I always like stories about individuals who have strongly influenced others. Your description of this man brought a distinct and vivid image to mind, and I could see him speaking those words to you. Many people die soon after their major careers are finished, and I can’t help but wonder if God has taken them to their reward for having completed the work they were intended to do. Yet another great story.

  3. Jane Elder - September 25, 2020 11:21 am

    Wonderful description of this place. Helps me escape from my current life and imagine those churches and that courthouse.

  4. Sean Hollis - September 25, 2020 11:44 am

    I got to see you live in Columbiana the last time you were here. i watched you on youtube last night and loved every minute. Can’t wait till I can see you live again in your natural element playing off of an appreciative crowd.

  5. Helen De Prima - September 25, 2020 11:53 am

    Lovely profile of your mentor. Mine was my 11th and 12th grade English teacher, Mrs. Kirwan. She made us diagram the Gettysburg Address.

  6. Rebecca McKenzie - September 25, 2020 12:03 pm

    Thank you Sean. Miss Steve so much and so happy he introduced me to you. You are a gem.

  7. Harriet - September 25, 2020 12:16 pm

    That ending was special to hear. It reminded me of my math teacher. I think of her every day still.

  8. Jane Hampton - September 25, 2020 12:20 pm

    Enjoyed hearing you last night, Sean. Steve was a special guy and Columbiana is a wonderful town. Thank you.

  9. Kathy - September 25, 2020 12:50 pm

    We thought we had more time with him. His death struck us all hard. By the way, you truly belonged at that party. You are his friend.

  10. Jo Ann - September 25, 2020 1:02 pm

    Thank you for another lovely story of a friend. I loved the description of the town, makes a person want to visit.

  11. Kitty Preziosi - September 25, 2020 1:13 pm

    I am originally from Alabama so your words really resonate with me!

    Your post in late August “In a World Where you Can be Anything, be Kind” inspired me and a friend to start a movement in Florida, the Kindness Project. We continue to be inspired by you in our work to nurture love not hate, kindness not despair, compassion not disinterest, respect not disdain Thank you so much!

  12. Robert M Brenner - September 25, 2020 1:22 pm

    What a sweet remembrance of another human being! He had to be special if he loved “The Andy Giffith Show”! ❤️

  13. Lindsay L Warren - September 25, 2020 1:40 pm

    My great grandfather, L. B. Riddle, was Probate Judge in Shelby County many years ago. He had a house about two blocks away from the old Courthouse. I believe his picture still hangs in that Courthouse somewhere. I have many great memories of Columbiana – Thanksgivings, Christmases, and summers. You are correct. Columbiana is a special town!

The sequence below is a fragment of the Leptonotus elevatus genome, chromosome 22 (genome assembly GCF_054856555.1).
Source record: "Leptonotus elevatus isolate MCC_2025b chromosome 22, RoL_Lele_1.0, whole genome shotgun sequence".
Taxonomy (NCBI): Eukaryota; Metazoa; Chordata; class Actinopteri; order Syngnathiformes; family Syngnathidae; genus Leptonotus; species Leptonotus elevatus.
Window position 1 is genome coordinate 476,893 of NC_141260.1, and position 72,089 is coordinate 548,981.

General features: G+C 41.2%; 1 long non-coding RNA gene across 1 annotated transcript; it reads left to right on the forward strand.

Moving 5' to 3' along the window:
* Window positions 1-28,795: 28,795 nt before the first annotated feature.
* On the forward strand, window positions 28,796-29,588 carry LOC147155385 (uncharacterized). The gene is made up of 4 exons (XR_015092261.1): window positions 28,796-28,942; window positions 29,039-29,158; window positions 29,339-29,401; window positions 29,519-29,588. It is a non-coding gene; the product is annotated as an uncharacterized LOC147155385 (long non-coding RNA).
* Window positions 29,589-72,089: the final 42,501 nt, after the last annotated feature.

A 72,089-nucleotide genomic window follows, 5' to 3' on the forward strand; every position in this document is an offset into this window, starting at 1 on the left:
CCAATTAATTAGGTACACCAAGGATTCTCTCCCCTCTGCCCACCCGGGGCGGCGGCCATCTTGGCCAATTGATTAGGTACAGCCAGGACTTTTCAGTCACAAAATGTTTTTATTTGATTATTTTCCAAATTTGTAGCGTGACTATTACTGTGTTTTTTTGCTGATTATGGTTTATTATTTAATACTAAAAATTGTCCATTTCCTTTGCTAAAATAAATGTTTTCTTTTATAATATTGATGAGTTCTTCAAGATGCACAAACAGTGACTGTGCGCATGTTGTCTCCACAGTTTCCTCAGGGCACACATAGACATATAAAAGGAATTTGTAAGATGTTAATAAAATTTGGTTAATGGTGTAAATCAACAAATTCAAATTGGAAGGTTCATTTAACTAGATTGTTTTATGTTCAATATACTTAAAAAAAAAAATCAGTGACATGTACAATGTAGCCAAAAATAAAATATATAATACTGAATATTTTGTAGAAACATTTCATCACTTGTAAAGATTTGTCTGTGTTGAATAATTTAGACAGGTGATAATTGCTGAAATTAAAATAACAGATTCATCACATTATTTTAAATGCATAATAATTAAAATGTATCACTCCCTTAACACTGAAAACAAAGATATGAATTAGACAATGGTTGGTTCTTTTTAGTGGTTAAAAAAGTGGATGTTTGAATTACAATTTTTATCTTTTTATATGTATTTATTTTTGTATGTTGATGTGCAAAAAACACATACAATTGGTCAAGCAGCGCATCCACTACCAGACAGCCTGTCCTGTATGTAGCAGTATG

14. Jan - September 25, 2020 1:56 pm

    As you frequently do, you have outdone yourself. What a wonderful tribute to a town and to a person who could and did change people’s lives. Thank you!

  15. Sharon - September 25, 2020 3:01 pm

    Your description of little old ladies with snuff in their lips reminded me of my husband’s paternal grandmother, Ercelle. By the way, my husband’s family is from Columbiana.

  16. Jan - September 25, 2020 3:29 pm

    My Grandfather was Mayor of Columbiana in the 60’s. My Dad grew up there. It is a beautiful little town. The “old” guard is almost gone, but wherever they are they tell stories form Columbiana growing up days. Loved this ode to Columbiana.

  17. Linda Moon - September 25, 2020 4:08 pm

    Did you hear my guy and me clapping for you last night? Lord God, we miss your LIVE events. And, lest you think I’m taking The Lord’s Name In Vain here, I’m not. Someone I knew and loved birthed and raised a dozen children: 6 boys, 6 girls. I learned that when she frequently said “Lord God” that she needed him right then. I’m grateful to the librarian who knew a thing or two about fledging writers, Author. So, maybe the Lord God will open up a way to bring you back to be LIVE in front of a LIVE audience soon. We’ll be there.

  18. Bonnie Stewart - September 25, 2020 5:36 pm

    I love the way you make me feel as if I am traveling with you.

  19. MAM - September 25, 2020 6:10 pm

    Excellent homage to your friend, who obviously was a fine man! Glad he encouraged your writing. Because of Steve, we all benefit.

  20. Betsy Montgomery - September 25, 2020 6:29 pm

    Our love and admiration of Steve as a friend and fellow Shelby County librarian, lives on. He was so very special. ❤️

  21. Dru Brown - September 26, 2020 6:09 am

    I loved going through Columbiana on the way to Tuscaloosa during college. Thanks for the historical notes. Evidently God put you there for an important reason.

  22. Bob - September 26, 2020 1:51 pm

    In 1792 when the first “settlers” arrived in central Alabama, there were already settlers living there. Andrew Jackson had them moved off on the Trail of Tears to make room for the interlopers.

  23. Christina - September 26, 2020 4:03 pm

    What a gift it is to be seen, embraced and to belong. And you have done a beautiful tribute to him. Btw, didn’t know you played the piano like that. So fun watching y’all on screen. Would you come to California?

  24. Karen Korb - October 26, 2020 11:07 pm

    I too love Columbiana. Great read. I enjoyed it.

  25. Santa Mike - October 27, 2020 4:32 pm

    I love you sentimate, in a world where you can be anything, be kind. It says it all.